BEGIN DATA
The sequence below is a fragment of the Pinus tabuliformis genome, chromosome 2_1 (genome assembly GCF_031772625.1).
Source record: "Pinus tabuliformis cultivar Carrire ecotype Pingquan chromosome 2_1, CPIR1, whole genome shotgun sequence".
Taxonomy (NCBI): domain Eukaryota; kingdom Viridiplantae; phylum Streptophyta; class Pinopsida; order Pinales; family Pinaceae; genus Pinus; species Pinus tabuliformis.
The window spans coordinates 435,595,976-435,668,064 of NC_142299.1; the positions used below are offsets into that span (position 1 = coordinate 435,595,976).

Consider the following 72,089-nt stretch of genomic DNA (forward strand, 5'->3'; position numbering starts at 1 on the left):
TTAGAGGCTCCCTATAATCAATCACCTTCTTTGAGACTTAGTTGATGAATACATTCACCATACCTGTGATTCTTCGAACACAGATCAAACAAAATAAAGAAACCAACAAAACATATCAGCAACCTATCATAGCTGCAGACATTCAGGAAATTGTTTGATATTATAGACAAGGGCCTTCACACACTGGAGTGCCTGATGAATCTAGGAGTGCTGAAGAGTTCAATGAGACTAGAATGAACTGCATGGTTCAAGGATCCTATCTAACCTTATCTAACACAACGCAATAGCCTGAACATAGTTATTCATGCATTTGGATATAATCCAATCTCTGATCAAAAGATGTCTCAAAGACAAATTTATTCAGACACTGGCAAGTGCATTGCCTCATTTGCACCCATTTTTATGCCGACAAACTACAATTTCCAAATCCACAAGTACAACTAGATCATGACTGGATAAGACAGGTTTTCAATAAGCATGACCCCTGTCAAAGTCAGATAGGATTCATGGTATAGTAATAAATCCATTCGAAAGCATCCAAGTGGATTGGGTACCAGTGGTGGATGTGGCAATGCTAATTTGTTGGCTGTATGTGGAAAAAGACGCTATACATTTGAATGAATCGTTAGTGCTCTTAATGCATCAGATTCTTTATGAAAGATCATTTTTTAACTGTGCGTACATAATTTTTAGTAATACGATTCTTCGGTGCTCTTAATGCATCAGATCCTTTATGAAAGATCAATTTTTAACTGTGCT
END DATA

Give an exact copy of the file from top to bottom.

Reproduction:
The sequence below is a fragment of the Pinus tabuliformis genome, chromosome 2_1 (genome assembly GCF_031772625.1).
Source record: "Pinus tabuliformis cultivar Carrire ecotype Pingquan chromosome 2_1, CPIR1, whole genome shotgun sequence".
Taxonomy (NCBI): domain Eukaryota; kingdom Viridiplantae; phylum Streptophyta; class Pinopsida; order Pinales; family Pinaceae; genus Pinus; species Pinus tabuliformis.
The window spans coordinates 435,595,976-435,668,064 of NC_142299.1; the positions used below are offsets into that span (position 1 = coordinate 435,595,976).

Consider the following 72,089-nt stretch of genomic DNA (forward strand, 5'->3'; position numbering starts at 1 on the left):
TTAGAGGCTCCCTATAATCAATCACCTTCTTTGAGACTTAGTTGATGAATACATTCACCATACCTGTGATTCTTCGAACACAGATCAAACAAAATAAAGAAACCAACAAAACATATCAGCAACCTATCATAGCTGCAGACATTCAGGAAATTGTTTGATATTATAGACAAGGGCCTTCACACACTGGAGTGCCTGATGAATCTAGGAGTGCTGAAGAGTTCAATGAGACTAGAATGAACTGCATGGTTCAAGGATCCTATCTAACCTTATCTAACACAACGCAATAGCCTGAACATAGTTATTCATGCATTTGGATATAATCCAATCTCTGATCAAAAGATGTCTCAAAGACAAATTTATTCAGACACTGGCAAGTGCATTGCCTCATTTGCACCCATTTTTATGCCGACAAACTACAATTTCCAAATCCACAAGTACAACTAGATCATGACTGGATAAGACAGGTTTTCAATAAGCATGACCCCTGTCAAAGTCAGATAGGATTCATGGTATAGTAATAAATCCATTCGAAAGCATCCAAGTGGATTGGGTACCAGTGGTGGATGTGGCAATGCTAATTTGTTGGCTGTATGTGGAAAAAGACGCTATACATTTGAATGAATCGTTAGTGCTCTTAATGCATCAGATTCTTTATGAAAGATCATTTTTTAACTGTGCGTACATAATTTTTAGTAATACGATTCTTCGGTGCTCTTAATGCATCAGATCCTTTATGAAAGATCAATTTTTAACTGTGCT